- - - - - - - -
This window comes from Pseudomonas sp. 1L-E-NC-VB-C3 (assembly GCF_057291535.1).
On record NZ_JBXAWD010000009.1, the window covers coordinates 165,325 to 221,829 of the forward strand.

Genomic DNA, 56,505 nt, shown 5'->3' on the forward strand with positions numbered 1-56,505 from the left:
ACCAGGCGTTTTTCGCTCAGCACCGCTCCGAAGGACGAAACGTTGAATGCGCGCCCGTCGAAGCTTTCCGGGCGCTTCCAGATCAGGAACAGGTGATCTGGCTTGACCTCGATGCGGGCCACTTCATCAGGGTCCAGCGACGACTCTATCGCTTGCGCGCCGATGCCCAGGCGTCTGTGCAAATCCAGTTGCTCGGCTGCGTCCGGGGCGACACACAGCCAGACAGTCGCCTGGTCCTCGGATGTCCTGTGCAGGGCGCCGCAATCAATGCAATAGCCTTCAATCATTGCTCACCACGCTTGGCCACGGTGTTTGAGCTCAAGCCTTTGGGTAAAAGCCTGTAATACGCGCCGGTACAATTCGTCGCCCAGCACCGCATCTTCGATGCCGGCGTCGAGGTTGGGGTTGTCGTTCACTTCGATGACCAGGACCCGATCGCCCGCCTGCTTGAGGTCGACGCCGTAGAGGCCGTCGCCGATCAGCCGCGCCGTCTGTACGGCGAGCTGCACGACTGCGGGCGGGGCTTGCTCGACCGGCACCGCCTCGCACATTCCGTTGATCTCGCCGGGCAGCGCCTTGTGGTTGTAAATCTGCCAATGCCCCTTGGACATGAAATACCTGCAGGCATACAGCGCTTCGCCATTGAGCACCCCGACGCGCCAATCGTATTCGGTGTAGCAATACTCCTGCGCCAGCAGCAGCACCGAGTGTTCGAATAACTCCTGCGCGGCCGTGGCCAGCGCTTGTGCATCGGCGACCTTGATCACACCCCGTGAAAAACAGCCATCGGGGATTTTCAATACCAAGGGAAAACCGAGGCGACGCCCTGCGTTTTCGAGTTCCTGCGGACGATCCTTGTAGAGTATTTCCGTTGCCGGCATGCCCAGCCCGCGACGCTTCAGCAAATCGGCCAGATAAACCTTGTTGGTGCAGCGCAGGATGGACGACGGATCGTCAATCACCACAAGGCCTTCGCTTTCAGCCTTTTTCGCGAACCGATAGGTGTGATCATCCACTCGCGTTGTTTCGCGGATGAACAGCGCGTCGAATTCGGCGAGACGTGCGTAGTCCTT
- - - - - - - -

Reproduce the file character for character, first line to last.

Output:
This window comes from Pseudomonas sp. 1L-E-NC-VB-C3 (assembly GCF_057291535.1).
On record NZ_JBXAWD010000009.1, the window covers coordinates 165,325 to 221,829 of the forward strand.

Genomic DNA, 56,505 nt, shown 5'->3' on the forward strand with positions numbered 1-56,505 from the left:
ACCAGGCGTTTTTCGCTCAGCACCGCTCCGAAGGACGAAACGTTGAATGCGCGCCCGTCGAAGCTTTCCGGGCGCTTCCAGATCAGGAACAGGTGATCTGGCTTGACCTCGATGCGGGCCACTTCATCAGGGTCCAGCGACGACTCTATCGCTTGCGCGCCGATGCCCAGGCGTCTGTGCAAATCCAGTTGCTCGGCTGCGTCCGGGGCGACACACAGCCAGACAGTCGCCTGGTCCTCGGATGTCCTGTGCAGGGCGCCGCAATCAATGCAATAGCCTTCAATCATTGCTCACCACGCTTGGCCACGGTGTTTGAGCTCAAGCCTTTGGGTAAAAGCCTGTAATACGCGCCGGTACAATTCGTCGCCCAGCACCGCATCTTCGATGCCGGCGTCGAGGTTGGGGTTGTCGTTCACTTCGATGACCAGGACCCGATCGCCCGCCTGCTTGAGGTCGACGCCGTAGAGGCCGTCGCCGATCAGCCGCGCCGTCTGTACGGCGAGCTGCACGACTGCGGGCGGGGCTTGCTCGACCGGCACCGCCTCGCACATTCCGTTGATCTCGCCGGGCAGCGCCTTGTGGTTGTAAATCTGCCAATGCCCCTTGGACATGAAATACCTGCAGGCATACAGCGCTTCGCCATTGAGCACCCCGACGCGCCAATCGTATTCGGTGTAGCAATACTCCTGCGCCAGCAGCAGCACCGAGTGTTCGAATAACTCCTGCGCGGCCGTGGCCAGCGCTTGTGCATCGGCGACCTTGATCACACCCCGTGAAAAACAGCCATCGGGGATTTTCAATACCAAGGGAAAACCGAGGCGACGCCCTGCGTTTTCGAGTTCCTGCGGACGATCCTTGTAGAGTATTTCCGTTGCCGGCATGCCCAGCCCGCGACGCTTCAGCAAATCGGCCAGATAAACCTTGTTGGTGCAGCGCAGGATGGACGACGGATCGTCAATCACCACAAGGCCTTCGCTTTCAGCCTTTTTCGCGAACCGATAGGTGTGATCATCCACTCGCGTTGTTTCGCGGATGAACAGCGCGTCGAATTCGGCGAGACGTGCGTAGTCCTT